The Knesset will discuss the recent salmonella contamination in Telma cereals, MKs said Friday, even as the producer of the cereals, Unilever Israel, said that an internal investigation was being conducted to determine how a pallet of contaminated cereals made their way to stores.
According to the investigation, 643 pallets of 240 packages each – a total of 154,320 boxes – were contaminated. Each of the pallets was labeled with a special barcode that indicated that the boxes were slated to be destroyed, the company said. One of the pallets, it believes, was apparently miscoded – either accidentally or on purpose – and released for shipment.
The Knesset State Control Committee will meet Tuesday to discuss the matter, after committee chairperson MK Karine Elharar and MK Itzik Shmueli asked the State Comptroller to investigate the Health Ministry’s actions during the crisis.
On Friday, Health Minister Rabbi Yaakov Litzman said that he intended to conduct a “wide-ranging investigation into the matter,” and depending on the results, he would consider pulling Telma’s license to manufacture cereals. “Unilever failed in handling this situation, and we see this as a serious breach of responsibility,” he told Israel Radio. “We cannot rely on their investigation, and our teams will be investigating in order to prevent further harm to the public.”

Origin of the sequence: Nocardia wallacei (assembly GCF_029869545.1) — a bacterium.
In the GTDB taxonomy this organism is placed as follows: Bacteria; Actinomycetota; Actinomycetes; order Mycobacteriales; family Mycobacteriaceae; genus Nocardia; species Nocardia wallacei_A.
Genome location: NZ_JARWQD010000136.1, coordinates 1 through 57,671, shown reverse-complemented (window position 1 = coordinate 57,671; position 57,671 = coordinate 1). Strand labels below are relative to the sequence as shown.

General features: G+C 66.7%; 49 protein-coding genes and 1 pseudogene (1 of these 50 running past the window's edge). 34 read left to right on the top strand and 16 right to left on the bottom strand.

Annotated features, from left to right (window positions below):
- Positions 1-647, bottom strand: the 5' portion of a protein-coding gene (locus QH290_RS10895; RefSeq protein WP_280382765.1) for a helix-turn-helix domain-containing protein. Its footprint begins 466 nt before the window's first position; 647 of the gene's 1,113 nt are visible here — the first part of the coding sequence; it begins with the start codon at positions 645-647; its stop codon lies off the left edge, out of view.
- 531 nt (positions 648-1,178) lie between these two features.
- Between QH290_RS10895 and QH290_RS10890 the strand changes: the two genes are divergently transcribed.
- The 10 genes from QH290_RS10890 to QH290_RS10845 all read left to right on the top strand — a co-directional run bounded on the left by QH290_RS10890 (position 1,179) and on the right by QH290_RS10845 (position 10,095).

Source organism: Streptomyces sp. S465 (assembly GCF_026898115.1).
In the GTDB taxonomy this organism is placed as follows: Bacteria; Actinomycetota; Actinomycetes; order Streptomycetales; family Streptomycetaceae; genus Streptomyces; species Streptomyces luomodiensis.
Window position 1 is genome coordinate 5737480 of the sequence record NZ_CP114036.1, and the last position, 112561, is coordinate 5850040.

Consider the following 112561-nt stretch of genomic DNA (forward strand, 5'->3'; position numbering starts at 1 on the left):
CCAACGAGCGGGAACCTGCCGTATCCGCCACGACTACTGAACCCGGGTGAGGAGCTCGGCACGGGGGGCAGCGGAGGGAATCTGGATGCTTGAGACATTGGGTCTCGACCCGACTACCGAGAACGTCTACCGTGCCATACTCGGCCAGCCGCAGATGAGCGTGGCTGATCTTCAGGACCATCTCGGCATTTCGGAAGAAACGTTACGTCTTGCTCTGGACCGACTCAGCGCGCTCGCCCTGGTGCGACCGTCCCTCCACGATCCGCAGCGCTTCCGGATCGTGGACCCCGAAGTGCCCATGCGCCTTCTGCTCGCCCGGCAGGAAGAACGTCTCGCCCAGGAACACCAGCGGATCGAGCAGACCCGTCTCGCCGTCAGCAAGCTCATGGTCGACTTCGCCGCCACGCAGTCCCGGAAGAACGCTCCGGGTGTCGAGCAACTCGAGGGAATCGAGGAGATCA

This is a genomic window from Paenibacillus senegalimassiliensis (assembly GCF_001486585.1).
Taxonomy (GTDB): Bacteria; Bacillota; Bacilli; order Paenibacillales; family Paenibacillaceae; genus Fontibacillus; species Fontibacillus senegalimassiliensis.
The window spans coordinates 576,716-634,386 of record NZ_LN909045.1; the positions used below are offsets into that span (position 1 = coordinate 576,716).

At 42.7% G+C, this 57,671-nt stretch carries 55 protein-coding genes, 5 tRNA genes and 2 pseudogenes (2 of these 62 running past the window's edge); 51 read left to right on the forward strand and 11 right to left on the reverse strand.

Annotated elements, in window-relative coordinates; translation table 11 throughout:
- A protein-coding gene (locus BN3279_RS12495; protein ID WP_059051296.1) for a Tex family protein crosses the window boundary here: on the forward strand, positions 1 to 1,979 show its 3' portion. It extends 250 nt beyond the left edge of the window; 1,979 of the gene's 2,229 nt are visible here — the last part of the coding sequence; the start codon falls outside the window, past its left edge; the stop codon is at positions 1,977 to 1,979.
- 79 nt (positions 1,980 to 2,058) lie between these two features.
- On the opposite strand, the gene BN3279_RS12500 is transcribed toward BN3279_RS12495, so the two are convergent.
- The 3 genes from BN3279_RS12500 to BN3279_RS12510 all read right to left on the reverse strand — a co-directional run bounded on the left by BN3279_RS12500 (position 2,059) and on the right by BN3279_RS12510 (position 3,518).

Shmueli was not satisfied with the response. “Besides the shocking attempts by Unilever to hide the facts of the scandal and thus gambling on the health of children, we need to understand where the Health Ministry was for a week, and why it took them that long to respond. It seems that the Ministry stood behind the company as its automatic response. The Health Ministry must investigate how it lost control of the process, how it had no idea that the products had reached supermarket shelves, thus endangering the health of the public.”
The “cornflakes scandal” that has been plaguing Telma cereals took a serious turn Thursday night, as the company recalled hundreds of boxes of several of its cereal brands that, despite claims by the company last week to the contrary, made it to store shelves. Among the recalled boxes were several hundred boxes of mehadrin cornflakes marketed in chareidi neighborhoods. All the cereals were produced on a production line that was found to have been infected with salmonella.
When the scandal first surfaced last week, the company was insistent that none of the contaminated cereal had left the factory. After repeated grilling by the media, prompted by customers who were unable to find cornflakes on store shelves, Telma’s parent company, Unilever Israel, admitted that the company had destroyed its latest shipment of cornflakes because salmonella was found in several boxes.